Modernism in T.S. Eliot's "The Wasteland"
Modernism has been defined as a rejection of traditional 19th-century norms, whereby artists, architects, poets and thinkers either altered or abandoned earlier conventions in an attempt to re-envision a society in flux. In literature this included a progression from objectivist optimism to cynical relativism expressed through fragmented free verse containing complex, and often contradictory, allusions, multiple points of view and other poetic devices that broke from the forms in Victorian and Romantic writing, as can be seen in T.S. Eliot's "The Waste Land" (Levanson).
The varied perspectives or lack of a central, continuous speaker uproots "The Waste Land" from previous forms of poetry; however, it is not simply for the sake of being avant-garde, but to espouse the modernist philosophy, which posits the absence of an Absolute and requires the interpretation of juxtaposed, irreconcilable points of view in order to find meaning. The first stanza illustrates this point. Within the first seven lines, the reader is presented with a "normal" poem that conforms to an ordered rhyme and meter. Suddenly, the German words "Starnbergersee" and "Hofgarten" are introduced, readjusting the reader's own view of the poem, before throwing it completely off-course in line 12: "Bin gar keine...." Just as quickly, though, the lines revert to a previous pattern with the use of "And I...", "And down...", "And when...." "Discontinuity, in other words, is no more firmly established than continuity," writes Michael Levenson (A Genealogy of Modernism). In his analysis of the initial eighteen lines, it becomes apparent that no clear conclusion may be drawn as to who is speaking, or how many speakers are present. There are several methods of unifying the disjointed speaker(s), all of which conflict with each other although they may be equally true. Thus faced with this paradox, the reader is privy to one of the modernist themes in the work: individuals are permanently estranged, each bearing a unique identity, yet they are able to connect with each other to create a kind of coherence, however temporary. Of course, Matthew Arnold wrote something very similar in To Marguerite: Continued, but up until Eliot's The Waste Land, this "truth" was never illustrated in the lyrical construction itself.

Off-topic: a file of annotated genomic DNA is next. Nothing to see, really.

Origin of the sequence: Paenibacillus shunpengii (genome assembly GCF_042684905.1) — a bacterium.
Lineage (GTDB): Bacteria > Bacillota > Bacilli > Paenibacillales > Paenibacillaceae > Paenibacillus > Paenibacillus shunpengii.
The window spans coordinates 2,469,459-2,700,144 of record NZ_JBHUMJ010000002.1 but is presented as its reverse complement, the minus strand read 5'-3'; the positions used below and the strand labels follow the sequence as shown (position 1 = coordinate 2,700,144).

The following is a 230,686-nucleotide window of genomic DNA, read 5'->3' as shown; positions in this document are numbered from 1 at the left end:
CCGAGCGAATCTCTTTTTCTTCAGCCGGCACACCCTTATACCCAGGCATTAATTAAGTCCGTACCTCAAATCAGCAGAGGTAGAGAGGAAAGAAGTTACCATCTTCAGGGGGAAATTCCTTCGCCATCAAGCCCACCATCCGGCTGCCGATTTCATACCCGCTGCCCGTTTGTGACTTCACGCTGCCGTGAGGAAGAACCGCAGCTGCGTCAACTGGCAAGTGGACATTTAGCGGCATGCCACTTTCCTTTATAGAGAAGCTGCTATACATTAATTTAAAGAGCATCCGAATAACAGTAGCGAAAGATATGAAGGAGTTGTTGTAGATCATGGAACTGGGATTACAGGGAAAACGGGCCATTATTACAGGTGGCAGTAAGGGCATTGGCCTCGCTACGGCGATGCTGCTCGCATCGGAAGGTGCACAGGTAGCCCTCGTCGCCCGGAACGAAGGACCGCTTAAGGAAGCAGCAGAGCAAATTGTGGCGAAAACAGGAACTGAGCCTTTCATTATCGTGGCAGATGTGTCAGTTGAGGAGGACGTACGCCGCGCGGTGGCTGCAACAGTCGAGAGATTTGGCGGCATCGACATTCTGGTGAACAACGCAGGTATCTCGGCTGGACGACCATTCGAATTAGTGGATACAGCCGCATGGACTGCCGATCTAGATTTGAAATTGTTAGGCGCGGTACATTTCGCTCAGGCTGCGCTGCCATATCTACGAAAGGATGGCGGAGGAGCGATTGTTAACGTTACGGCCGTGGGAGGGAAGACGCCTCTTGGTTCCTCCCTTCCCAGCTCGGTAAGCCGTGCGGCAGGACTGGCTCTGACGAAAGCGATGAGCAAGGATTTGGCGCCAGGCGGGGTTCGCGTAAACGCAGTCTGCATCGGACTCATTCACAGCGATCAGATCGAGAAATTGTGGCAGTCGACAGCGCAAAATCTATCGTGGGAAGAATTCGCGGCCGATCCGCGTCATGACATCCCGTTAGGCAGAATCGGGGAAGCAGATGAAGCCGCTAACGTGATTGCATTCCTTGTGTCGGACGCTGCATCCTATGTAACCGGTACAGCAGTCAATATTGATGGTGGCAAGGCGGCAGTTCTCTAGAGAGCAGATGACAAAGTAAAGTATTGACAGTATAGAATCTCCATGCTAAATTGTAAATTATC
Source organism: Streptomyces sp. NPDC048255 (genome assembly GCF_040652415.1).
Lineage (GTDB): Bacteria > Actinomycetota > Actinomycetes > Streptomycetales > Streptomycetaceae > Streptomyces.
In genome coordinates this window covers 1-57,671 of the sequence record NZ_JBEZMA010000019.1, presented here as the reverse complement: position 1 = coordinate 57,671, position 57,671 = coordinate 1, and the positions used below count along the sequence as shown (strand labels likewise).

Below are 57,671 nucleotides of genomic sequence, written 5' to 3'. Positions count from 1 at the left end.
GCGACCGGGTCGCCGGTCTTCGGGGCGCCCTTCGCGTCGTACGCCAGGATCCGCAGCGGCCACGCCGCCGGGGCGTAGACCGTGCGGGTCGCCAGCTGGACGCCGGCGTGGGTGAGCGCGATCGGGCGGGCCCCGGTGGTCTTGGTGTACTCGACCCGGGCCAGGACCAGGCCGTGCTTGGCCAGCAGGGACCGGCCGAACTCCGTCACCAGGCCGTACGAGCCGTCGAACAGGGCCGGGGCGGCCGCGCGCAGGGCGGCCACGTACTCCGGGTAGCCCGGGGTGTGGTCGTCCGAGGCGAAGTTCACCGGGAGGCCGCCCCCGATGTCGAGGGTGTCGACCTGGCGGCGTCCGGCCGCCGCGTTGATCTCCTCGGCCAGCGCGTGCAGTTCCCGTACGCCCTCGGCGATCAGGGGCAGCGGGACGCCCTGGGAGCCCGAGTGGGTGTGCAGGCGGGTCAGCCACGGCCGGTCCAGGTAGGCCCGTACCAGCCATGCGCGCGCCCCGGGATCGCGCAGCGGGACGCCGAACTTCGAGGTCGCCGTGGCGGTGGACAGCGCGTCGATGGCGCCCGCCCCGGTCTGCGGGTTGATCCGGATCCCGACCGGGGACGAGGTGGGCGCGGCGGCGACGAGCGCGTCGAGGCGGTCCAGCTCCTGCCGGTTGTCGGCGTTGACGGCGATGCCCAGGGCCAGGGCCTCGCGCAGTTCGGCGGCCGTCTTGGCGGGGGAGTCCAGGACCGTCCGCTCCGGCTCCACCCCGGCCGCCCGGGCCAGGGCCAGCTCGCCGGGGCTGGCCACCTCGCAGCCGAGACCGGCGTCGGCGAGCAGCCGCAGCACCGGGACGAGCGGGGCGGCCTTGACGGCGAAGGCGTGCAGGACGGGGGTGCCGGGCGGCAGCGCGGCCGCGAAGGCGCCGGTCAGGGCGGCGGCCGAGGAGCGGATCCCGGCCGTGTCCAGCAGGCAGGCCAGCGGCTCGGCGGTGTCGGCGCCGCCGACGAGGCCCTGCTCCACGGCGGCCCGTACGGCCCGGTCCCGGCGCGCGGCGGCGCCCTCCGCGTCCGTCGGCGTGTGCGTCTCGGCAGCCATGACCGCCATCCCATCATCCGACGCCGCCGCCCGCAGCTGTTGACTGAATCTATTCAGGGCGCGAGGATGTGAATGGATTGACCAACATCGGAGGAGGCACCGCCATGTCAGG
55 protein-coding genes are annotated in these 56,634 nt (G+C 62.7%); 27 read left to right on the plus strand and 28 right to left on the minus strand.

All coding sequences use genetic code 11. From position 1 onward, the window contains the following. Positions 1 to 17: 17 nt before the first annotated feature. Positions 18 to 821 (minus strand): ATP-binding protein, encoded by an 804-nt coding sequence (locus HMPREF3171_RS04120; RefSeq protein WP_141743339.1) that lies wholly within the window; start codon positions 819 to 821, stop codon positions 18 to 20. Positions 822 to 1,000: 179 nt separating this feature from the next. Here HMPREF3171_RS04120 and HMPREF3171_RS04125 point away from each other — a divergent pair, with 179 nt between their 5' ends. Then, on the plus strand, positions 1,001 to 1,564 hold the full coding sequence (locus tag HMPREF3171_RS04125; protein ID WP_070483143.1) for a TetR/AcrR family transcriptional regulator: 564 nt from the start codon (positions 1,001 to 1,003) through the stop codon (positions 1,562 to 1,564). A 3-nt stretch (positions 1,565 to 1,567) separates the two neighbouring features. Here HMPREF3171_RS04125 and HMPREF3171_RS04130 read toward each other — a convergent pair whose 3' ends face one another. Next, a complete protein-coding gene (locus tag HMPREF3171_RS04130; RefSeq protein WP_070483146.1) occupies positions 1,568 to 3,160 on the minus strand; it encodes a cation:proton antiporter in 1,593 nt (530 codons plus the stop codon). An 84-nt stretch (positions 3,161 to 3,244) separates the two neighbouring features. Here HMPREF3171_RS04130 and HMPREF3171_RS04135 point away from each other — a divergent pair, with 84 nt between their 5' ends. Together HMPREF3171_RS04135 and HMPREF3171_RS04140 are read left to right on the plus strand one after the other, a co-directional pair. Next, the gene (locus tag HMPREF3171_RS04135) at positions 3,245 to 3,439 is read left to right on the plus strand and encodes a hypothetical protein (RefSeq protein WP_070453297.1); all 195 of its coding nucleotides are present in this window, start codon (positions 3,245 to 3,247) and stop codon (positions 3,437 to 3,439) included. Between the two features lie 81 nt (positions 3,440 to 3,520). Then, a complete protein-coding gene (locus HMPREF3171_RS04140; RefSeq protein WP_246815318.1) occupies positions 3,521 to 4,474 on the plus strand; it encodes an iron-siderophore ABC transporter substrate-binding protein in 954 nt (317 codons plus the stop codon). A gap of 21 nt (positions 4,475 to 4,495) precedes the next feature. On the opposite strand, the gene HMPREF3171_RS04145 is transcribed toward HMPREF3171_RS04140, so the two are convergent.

Eliot also employs fragments in the work, further articulating his modernist ideas. These fragments are sometimes used to blur the lines between speakers, but also serve to blend opposing strands of knowledge. Trying to singularly categorize the usage of fragments is as difficult as finding a unified meaning in the poem and that is the entire point. Yet, in keeping with modernist thought, can there exist an "entire point"? The answer is inevitably fragmented. In lines 307-311, "To Carthage then I came/ Burning burning burning burning/ O Lord Thou pluckest me out/ O Lord Thou pluckest/ burning", the words of St....